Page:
Ghost in The Shell - Stand Alone Complex
Ghost in the Shell (GitS) is one of the more prominent names in the anime world and Masamune Shirow is regarded as a genius. His original manga and film launched in a new era of anime and since then Major Kusanagi has actually gotten her own TV series. Stand Alone Complex (SAC) proved to be so successful that it was actually brought back for a sequel series, which is something that doesn't happen an awful lot when it comes to anime.
Unfortunately for the Major, her adventures in videogame land have been less than stellar despite her commercial success. That's actually kind of the bane of anime when it comes to the gaming industry and for some reason there just never is a faithful transition between the forms of media. For what it's worth SAC faithfully captures the feel of the show with drawn out dialogue following an exploit of Section 9's case files. Apart from the characters though there's really nothing tying the game and series together.
I wanted to get into the game more than I did, but I just couldn't really sink my teeth into it. Maybe it was the fact that the often longwinded storytelling bits didn't jive with the First Person Shooter gameplay. Maybe it was the fact that after everything you do in the game you are subjected to a load screen. Or maybe it was the utilization of a control scheme that just didn't really feel comfortable on the PSP. Whatever the reason GitS:SAC is a disappointment in just about every regard.
As I mentioned, GitS:SAC is indeed a FPS for the PSP. If any of you stop for a second and try to wrap your brain around that little control enigma you'll probably come up with a "WTF". That was my initial impression when I actually got to start playing the game after the lengthy opening plot telling (I'll get to that later). You see, you have to uncomfortably use your left thumb to operate the lone analog stick to move forward, backward and strafe. That leaves the button pad on the right side of the unit for turning and looking up and down. The L button jumps and the R button fires, but another kicker is that if you want to reload or change weapons you have to take your hand off of the analog stick and press a directional arrow. Yikes.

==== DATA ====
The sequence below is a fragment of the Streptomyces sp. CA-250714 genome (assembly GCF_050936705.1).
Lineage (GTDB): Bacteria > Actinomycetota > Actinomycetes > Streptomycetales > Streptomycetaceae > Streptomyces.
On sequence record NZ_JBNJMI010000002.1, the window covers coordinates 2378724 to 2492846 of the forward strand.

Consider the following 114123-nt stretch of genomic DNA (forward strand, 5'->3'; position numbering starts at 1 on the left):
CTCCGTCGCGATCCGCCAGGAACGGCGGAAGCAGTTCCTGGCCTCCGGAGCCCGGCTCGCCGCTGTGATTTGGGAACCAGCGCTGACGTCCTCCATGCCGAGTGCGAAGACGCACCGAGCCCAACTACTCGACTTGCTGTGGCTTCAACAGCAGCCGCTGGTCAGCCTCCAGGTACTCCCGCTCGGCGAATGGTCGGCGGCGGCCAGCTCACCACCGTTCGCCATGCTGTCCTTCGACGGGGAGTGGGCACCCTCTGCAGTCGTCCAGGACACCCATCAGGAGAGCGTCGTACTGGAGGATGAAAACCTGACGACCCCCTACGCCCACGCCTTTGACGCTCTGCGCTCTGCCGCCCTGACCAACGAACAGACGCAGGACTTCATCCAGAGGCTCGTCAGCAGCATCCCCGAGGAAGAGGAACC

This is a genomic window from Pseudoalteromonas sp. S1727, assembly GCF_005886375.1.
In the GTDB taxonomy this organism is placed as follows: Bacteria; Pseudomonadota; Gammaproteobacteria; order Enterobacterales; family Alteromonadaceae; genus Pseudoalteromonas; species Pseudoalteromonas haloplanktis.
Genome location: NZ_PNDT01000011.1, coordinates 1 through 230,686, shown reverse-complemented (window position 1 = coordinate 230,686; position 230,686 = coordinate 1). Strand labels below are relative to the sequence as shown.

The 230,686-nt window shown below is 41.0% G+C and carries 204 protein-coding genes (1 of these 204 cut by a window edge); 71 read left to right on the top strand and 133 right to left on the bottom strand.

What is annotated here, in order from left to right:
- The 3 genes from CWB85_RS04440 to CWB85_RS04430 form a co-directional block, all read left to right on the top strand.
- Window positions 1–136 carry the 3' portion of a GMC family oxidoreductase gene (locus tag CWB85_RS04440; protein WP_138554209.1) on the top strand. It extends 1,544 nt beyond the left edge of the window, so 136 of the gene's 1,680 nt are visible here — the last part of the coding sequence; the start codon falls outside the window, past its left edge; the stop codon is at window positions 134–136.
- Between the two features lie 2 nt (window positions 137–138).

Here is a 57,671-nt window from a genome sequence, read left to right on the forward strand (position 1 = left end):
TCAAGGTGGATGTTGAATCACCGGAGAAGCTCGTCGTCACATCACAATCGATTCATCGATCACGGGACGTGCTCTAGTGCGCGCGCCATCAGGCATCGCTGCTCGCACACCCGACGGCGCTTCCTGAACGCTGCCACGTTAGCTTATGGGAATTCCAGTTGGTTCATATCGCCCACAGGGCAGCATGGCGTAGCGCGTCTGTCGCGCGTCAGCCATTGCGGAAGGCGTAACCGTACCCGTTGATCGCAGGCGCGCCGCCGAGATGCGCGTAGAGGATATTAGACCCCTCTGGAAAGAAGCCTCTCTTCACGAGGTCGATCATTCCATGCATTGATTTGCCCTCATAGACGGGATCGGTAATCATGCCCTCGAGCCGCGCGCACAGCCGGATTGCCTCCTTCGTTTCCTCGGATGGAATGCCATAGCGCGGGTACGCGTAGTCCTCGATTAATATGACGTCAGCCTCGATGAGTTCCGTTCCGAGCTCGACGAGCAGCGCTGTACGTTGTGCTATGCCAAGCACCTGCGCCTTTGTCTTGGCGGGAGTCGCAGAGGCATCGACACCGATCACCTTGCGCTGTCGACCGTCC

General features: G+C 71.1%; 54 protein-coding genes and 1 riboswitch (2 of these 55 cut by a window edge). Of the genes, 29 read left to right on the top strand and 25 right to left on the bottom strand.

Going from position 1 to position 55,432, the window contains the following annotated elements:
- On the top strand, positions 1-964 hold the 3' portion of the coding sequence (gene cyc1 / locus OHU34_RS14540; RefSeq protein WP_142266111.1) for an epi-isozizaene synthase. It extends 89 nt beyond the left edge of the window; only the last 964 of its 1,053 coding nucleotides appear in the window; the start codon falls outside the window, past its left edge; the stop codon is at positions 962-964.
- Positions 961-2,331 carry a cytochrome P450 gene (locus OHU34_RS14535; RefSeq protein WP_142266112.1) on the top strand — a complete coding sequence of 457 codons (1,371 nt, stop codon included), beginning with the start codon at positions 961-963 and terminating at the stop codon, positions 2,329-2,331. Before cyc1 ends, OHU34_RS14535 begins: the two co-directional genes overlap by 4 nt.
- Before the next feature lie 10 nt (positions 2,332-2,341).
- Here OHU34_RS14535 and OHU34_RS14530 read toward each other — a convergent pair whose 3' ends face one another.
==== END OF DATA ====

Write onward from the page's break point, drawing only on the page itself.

I have to admit that I just couldn't get used to this set up. I tried and tried yet was met with hand cramps and missed shots at every turn. The PSP just was not designed for a FPS; especially one with this god awful schematic.
Once you curse your way through the lame controls you'll get to the real meat of the game; shooting. During your stint with GitS:SAC you'll actually step into the shoes of the Major, Saito, Batou, and Togusa. You'll also be fighting along side of a Tachikoma for most of the time, which has its plusses and minuses. The only problem with your robot sidekick is that while you can equip them and hop in them, they are extremely unreliable. Sometimes they are artificially intelligent nightmares and mow down everything in their path. Other times they just roll around and get shot. Sure you can issue some orders to the robot but more often than not you have to rely on your own skill if you want anything done right because the Tachikoma is more of a hindrance than a boon.